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CGD Policy Blogs

 

An image showing money with relation to subsidies

Introducing Five Principles for the Use of Aid in Subsidies to the Private Sector

Development finance institutions like the International Finance Corporation and the UK’s CDC Group use public finance to support private investments in developing countries. At their best they can help create new markets and invest in the delivery of vital goods and services, creating good jobs and entrepreneurial opportunity along the way. They have been rapidly expanding over the past few years.

Chart showing IFC project ratings

Is the New Model IFC a Good Deal for IDA Countries?

For much of the last decade, the World Bank’s private sector arm, the International Finance Corporation (IFC), has delivered a share of its profits as grants to the World Bank Group’s soft lending arm for governments, the International Development Association (IDA). In the last couple of years that pattern has reversed.

Inside the IFC's Portfolio: The IFC Responds

IFC Spokesman Frederick Jones has replied to our blog on the IFC’s risk appetite. First off, thanks to Fred and the IFC for replying. The Corporation has a unique role to play in global development finance and we’re keen for that role to grow, so we’re happy that the report has generated so much conversation about IFC’s portfolio, both within and outside IFC. And second, we commend IFC for its plans to do more in poor countries and those that are classified as fragile states—it is where the Corporation can have the most impact and where it is most needed.

Is the IFC Taking On Even Less Risk Than We Suggest? Our Readers Respond

Since the publication of our paper on the IFC’s project portfolio last week, we have received several helpful comments from readers. They plausibly suggest that the portfolio may be (even) less risky than we suggested, with even more space to pivot towards the low income countries where the IFC can make the most difference. But until the IFC publishes more information, we won’t really know.

It’s Time for a Code of Conduct on Transparency for Financiers Backing PPPs

Public-Private Partnership models continue to proliferate, backed by multilateral development banks old and new. But the volume of PPPs in developing countries has stagnated since the global financial crisis, and they won’t deliver unless they are designed and implemented well. Making more and better public-private investments will take a far greater commitment to transparency from participants in the deals. Financiers—MDBs in particular—should take the lead.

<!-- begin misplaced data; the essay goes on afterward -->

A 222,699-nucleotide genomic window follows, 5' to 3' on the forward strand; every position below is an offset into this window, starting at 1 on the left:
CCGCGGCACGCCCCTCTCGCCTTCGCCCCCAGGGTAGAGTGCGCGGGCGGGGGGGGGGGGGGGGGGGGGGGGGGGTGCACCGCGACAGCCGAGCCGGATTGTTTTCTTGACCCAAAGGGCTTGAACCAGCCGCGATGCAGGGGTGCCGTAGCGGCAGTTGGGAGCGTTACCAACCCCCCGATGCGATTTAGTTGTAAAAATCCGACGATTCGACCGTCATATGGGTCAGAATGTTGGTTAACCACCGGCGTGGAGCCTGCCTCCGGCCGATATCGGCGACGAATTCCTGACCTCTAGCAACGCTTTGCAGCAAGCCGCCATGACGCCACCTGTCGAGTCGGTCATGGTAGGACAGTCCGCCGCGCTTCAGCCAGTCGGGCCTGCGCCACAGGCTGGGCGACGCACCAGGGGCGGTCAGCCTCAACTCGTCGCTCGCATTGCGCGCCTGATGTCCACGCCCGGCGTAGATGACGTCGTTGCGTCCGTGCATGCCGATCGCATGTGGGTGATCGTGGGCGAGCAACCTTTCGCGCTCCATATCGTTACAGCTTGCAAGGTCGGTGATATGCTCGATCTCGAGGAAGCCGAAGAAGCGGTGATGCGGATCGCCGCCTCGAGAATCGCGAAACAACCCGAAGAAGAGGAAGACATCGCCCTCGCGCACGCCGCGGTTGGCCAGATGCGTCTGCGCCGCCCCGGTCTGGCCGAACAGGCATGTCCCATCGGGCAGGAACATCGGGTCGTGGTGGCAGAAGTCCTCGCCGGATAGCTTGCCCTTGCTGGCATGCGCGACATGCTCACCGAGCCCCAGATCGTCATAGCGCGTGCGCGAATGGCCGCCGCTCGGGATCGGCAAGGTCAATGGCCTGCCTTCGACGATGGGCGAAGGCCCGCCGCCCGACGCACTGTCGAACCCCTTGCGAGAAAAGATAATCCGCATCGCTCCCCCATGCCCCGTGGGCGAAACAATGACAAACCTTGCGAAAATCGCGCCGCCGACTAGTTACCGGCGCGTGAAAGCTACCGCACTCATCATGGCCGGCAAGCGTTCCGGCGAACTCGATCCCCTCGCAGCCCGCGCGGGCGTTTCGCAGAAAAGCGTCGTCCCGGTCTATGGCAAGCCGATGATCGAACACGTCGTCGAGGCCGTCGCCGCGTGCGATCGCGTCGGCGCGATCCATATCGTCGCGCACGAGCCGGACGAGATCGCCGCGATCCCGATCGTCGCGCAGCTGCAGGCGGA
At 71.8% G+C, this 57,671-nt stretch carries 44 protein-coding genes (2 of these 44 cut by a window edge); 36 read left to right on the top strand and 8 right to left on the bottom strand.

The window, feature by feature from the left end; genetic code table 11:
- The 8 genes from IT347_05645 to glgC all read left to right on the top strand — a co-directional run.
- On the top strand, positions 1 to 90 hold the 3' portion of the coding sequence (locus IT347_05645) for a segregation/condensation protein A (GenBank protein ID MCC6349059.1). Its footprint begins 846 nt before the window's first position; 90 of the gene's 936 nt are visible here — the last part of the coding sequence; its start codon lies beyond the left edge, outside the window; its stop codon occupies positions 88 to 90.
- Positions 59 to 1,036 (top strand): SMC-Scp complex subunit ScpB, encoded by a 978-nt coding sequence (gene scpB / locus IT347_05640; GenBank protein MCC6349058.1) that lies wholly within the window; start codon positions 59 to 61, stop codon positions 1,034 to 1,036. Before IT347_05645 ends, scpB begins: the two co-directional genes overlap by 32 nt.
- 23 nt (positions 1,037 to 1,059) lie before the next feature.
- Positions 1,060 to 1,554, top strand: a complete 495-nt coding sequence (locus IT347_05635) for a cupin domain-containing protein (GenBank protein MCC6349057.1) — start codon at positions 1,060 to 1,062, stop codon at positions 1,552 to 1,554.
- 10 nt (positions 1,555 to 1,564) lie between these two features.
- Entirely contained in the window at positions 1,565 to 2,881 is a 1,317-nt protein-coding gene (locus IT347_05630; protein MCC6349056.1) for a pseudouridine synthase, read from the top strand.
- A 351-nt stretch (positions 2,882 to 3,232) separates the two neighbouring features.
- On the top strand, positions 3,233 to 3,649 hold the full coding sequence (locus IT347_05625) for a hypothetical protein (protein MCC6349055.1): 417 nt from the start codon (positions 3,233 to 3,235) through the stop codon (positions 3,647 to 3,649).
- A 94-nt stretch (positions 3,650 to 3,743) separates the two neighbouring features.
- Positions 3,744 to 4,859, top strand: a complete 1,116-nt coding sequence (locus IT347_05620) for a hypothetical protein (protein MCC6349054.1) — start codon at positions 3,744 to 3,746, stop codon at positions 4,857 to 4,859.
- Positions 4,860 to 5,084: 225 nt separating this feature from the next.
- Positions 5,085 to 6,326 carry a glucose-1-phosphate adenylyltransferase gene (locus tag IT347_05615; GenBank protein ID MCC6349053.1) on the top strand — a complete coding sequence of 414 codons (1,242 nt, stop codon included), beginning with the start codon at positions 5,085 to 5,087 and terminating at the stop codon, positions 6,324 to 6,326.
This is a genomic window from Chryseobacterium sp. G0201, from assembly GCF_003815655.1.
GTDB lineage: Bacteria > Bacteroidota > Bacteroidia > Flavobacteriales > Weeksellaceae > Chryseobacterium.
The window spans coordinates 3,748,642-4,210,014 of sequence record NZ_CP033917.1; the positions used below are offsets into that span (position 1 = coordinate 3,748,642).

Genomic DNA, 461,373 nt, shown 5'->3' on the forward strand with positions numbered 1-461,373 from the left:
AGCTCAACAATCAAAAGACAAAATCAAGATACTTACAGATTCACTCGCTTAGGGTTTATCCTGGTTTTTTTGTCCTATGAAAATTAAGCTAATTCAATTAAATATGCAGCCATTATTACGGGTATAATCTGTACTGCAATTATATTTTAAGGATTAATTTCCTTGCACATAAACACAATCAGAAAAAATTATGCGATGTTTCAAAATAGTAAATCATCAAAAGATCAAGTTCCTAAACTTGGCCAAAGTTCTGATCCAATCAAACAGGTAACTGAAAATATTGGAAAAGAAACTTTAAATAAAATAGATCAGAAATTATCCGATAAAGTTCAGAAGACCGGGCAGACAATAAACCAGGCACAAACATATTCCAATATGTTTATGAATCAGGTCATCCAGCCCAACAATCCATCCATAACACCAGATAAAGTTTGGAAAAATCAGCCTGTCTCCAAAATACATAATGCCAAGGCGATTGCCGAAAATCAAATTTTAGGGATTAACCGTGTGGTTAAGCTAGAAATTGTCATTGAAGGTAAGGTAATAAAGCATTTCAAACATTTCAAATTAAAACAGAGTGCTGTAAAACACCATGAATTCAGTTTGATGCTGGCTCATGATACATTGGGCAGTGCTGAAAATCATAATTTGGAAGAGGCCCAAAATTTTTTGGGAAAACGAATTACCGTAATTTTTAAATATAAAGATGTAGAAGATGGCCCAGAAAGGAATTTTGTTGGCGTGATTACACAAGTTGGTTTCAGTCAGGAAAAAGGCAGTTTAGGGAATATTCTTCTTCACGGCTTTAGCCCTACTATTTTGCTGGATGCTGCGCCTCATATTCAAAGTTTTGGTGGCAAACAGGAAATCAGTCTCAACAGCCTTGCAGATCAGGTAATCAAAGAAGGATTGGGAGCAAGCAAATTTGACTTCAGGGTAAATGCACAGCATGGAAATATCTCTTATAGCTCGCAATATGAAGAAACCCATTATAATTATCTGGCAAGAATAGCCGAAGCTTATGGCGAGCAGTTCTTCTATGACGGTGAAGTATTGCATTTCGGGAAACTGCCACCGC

Aid Transparency and Private Sector Subsidies at the IFC

Vijaya Ramachandran, Ben Leo, Jared Karlow and I have just published two papers looking at where and in what capacity the IFC, OPIC, and selected European development finance institutions (DFIs) are investing their money. The core of the papers is a dataset that Jared painstakingly put together by scraping public documentation about DFI projects. It wasn’t easy because DFIs are considerably behind many aid agencies in releasing usable data on their portfolios. And that lack of transparency presents a significant problem if those same DFIs spend aid money on subsidizing the private sector.

The International Finance Corporation’s Mission Is Facilitating Risky Investments—So Why Is It Taking on Less and Less Risk?

The IFC is designed to catalyze investments in countries that investors might consider too risky to invest in alone. But our recent analysis of IFC’s portfolio found that it is shying away from risky investments, raising serious questions about whether the IFC is focusing on the places where it can make the most difference.

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